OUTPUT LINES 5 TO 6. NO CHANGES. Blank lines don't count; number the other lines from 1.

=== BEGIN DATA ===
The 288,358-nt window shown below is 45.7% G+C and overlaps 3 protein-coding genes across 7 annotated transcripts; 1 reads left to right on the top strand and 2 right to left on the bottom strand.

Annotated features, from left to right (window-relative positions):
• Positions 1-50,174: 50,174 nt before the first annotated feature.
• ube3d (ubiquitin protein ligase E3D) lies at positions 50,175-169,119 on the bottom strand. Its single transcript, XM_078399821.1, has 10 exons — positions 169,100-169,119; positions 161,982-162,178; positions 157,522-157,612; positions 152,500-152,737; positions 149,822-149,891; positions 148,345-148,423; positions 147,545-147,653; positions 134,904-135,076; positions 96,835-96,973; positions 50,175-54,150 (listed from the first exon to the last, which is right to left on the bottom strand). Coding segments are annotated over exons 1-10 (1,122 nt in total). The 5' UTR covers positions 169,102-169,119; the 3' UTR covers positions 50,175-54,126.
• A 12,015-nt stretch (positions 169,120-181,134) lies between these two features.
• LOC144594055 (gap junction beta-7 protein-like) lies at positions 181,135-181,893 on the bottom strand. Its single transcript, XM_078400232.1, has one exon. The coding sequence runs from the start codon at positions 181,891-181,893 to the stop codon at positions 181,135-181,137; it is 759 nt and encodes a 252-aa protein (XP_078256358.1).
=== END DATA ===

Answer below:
• A 12,015-nt stretch (positions 169,120-181,134) lies between these two features.
• LOC144594055 (gap junction beta-7 protein-like) lies at positions 181,135-181,893 on the bottom strand. Its single transcript, XM_078400232.1, has one exon. The coding sequence runs from the start codon at positions 181,891-181,893 to the stop codon at positions 181,135-181,137; it is 759 nt and encodes a 252-aa protein (XP_078256358.1).